British tabloid apologises for phone hacking
The owner of Britain's News of the World tabloid offered an "unreserved apology" on Friday for phone hacking and said it would set up a compensation fund.
Rupert Murdoch's News International said it admitted liability in some cases brought against the News of the World, Britain's top-selling newspaper.
Actress Sienna Miller is believed to be among those offered a settlement.
The apology came three days after police arrested the Sunday tabloid's chief reporter and a former news editor on suspicion of unlawfully intercepting mobile phone voicemail messages.
News International, which also publishes The Sun, The Times and the Sunday Times, admitted its first internal inquiry into the hacking "failed to uncover important evidence".
"Following an extensive internal investigation and disclosures through civil legal cases, News International has decided to approach some civil litigants with an unreserved apology and an admission of liability in cases meeting specific criteria," the group said in a statement.
It added: "Past behaviour at the News of the World in relation to voicemail interception is a matter of genuine regret.
"It is now apparent that our previous inquiries failed to uncover important evidence and we acknowledge our actions then were not sufficiently robust."
The group said it had asked its lawyers to establish a compensation scheme "with a view to dealing with justifiable claims fairly and efficiently".
"This will bring the process of bringing these cases to a fair resolution with damages appropriate to the extent of the intrusion," it said.
"We will, however, continue to contest cases that we believe are without merit or where we are not responsible."
The BBC reported that News International has earmarked about £20 million ($32.5 million, 22.5 million euros) in total for the compensation fund, but that it expected most payments to be about £100,000.
The statement did not say which cases it had decided to settle, but apart from Sienna Miller, former cabinet minister Tessa Jowell and top football agent Sky Andrew were reported to be among others offered payoffs.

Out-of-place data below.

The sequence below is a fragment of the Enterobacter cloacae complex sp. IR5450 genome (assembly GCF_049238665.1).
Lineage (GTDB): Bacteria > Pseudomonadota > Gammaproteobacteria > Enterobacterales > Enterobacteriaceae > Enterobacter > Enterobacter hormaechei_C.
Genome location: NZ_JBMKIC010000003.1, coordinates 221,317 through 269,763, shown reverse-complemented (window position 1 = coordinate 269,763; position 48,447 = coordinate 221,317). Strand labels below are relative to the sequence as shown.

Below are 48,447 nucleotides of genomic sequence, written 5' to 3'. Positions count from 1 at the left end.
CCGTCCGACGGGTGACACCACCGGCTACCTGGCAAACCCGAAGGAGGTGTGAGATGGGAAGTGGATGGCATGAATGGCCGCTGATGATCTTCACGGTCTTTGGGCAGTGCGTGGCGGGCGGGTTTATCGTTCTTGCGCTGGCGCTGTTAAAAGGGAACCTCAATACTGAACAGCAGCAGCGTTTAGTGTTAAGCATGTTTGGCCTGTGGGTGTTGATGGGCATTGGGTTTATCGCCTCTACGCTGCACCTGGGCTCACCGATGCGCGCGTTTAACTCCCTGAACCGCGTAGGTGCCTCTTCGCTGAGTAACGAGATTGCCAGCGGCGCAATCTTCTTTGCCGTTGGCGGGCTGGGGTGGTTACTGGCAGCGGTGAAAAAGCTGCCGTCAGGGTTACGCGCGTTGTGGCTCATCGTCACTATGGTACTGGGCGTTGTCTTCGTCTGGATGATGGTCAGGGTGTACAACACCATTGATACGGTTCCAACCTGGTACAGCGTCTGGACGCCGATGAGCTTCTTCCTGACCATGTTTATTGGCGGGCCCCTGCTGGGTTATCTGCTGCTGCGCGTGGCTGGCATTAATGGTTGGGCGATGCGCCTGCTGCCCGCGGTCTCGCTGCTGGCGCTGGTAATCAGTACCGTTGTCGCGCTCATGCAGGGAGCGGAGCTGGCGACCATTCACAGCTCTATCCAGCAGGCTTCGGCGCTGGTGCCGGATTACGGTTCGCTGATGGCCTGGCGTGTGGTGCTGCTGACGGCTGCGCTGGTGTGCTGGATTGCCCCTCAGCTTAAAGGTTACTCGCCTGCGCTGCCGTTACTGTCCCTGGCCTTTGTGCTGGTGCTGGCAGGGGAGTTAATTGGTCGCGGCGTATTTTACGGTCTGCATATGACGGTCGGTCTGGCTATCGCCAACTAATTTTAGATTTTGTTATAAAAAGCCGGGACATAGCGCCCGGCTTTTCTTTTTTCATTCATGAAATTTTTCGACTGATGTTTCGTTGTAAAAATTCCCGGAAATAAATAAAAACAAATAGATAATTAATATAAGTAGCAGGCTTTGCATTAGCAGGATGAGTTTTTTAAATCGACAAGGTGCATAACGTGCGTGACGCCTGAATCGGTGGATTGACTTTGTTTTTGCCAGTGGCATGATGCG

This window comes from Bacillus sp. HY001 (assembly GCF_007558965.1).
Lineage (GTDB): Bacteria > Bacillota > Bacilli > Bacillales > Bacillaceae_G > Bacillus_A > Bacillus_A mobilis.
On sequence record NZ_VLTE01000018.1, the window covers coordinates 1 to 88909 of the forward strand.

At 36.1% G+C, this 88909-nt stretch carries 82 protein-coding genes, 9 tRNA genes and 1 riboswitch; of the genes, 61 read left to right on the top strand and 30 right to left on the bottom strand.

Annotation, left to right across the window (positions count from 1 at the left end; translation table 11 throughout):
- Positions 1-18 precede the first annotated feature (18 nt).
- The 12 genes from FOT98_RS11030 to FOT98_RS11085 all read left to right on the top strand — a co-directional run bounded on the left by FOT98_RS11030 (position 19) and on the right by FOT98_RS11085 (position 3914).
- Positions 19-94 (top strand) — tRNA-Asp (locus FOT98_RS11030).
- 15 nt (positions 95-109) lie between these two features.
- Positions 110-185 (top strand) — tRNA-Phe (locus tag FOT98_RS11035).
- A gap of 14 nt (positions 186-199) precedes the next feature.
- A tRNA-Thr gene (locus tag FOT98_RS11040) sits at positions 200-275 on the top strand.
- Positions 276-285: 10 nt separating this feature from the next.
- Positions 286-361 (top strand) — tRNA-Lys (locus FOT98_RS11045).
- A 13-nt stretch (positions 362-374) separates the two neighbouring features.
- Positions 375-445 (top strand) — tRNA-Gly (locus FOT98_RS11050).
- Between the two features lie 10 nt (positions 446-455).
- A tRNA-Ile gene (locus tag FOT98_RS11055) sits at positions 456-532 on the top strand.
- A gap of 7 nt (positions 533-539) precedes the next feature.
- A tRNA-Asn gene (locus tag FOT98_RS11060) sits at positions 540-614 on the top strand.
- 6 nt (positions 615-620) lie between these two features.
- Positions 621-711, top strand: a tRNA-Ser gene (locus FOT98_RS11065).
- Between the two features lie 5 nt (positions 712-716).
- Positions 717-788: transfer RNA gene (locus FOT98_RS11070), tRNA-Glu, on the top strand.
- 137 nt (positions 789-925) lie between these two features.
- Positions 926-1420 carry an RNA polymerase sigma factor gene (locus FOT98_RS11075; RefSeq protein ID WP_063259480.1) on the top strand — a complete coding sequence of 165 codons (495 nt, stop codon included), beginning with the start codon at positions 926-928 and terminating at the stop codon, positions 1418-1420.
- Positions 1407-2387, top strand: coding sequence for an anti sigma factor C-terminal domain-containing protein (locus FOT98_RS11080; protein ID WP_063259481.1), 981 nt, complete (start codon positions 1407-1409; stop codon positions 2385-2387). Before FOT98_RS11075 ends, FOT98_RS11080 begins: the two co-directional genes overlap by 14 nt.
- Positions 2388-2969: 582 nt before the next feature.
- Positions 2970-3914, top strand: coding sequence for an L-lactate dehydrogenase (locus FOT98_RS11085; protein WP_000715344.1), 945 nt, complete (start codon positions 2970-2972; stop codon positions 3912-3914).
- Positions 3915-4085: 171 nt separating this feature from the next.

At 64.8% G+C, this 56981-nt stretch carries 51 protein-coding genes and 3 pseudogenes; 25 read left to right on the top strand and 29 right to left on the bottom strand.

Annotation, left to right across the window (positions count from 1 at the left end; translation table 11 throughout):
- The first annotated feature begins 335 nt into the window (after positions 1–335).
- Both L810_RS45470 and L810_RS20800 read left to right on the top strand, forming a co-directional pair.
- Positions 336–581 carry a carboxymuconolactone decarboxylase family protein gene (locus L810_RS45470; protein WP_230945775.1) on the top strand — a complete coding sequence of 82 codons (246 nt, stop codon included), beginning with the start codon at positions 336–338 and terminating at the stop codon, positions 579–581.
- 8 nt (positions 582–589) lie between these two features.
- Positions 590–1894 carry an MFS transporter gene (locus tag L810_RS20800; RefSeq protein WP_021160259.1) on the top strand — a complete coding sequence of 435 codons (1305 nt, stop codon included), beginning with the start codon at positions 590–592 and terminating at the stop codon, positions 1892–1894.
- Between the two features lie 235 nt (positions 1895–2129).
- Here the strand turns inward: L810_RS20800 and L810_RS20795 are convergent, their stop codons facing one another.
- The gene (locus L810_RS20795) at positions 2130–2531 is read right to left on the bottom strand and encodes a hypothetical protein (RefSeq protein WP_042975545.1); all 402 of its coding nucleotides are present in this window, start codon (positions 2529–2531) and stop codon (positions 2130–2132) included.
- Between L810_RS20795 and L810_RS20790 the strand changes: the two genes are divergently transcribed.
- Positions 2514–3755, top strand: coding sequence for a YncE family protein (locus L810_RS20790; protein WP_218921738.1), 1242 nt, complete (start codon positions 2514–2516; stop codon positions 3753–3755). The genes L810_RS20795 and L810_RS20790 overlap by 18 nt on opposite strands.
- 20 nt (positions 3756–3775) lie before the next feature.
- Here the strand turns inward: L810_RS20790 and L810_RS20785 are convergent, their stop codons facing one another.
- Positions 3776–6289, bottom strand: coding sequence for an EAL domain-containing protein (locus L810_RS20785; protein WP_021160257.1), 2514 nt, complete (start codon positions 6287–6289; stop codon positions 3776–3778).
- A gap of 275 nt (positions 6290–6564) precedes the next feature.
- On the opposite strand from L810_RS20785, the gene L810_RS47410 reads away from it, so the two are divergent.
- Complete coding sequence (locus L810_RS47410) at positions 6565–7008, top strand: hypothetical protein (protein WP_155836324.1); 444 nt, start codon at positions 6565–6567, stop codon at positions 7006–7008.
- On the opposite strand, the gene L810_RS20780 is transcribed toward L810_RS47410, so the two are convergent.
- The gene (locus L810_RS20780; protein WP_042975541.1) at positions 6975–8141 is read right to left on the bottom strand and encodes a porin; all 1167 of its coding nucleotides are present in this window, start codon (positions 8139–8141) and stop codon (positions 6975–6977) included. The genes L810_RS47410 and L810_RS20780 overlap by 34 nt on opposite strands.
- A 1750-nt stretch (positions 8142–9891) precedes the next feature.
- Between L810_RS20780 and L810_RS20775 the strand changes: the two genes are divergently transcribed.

Miller, who has an on-off relationship with actor Jude Law, obtained a High Court ruling on Tuesday ordering Vodafone to disclose data relating to other mobile phone users so she can identify who tried to access her voicemails.
In 2007, the initial police investigation into phone hacking led to the convictions and jailing of the News of the World's royal correspondent Clive Goodman and a private investigator.
It emerged they had hacked into the mobile phone messages of Princes William and Harry to obtain information for use in stories.
The News of the World insisted then that Goodman and investigator Glenn Mulcaire were acting alone, but London's Metropolitan Police reopened their investigation earlier this year after fresh revelations suggesting the practice was widespread.
That move prompted the tabloid's former editor, Andy Coulson, to quit as head of communications for Prime Minister David Cameron.
Coulson had resigned as editor when Goodman was jailed but insisted he knew nothing of the phone hacking. He continues to deny wrongdoing, but said the new investigation was distracting him from his job with Cameron.
On Tuesday, police arrested the News of the World's chief reporter, Neville Thurlbeck, and a former news editor, Ian Edmondson. They were bailed to return to a court in September.
Chris Bryant, a lawmaker from the opposition Labour Party who also believes his phone was hacked, called for a judicial review into the case and dismissed the compensation offers.
"There wasn't just one reporter. There weren't very few victims. Nobody ever did a thorough investigation in 2006 or 2009," he said.
"Senior figures at the paper must have been aware of what was going on and should now resign."
© 2011 AFP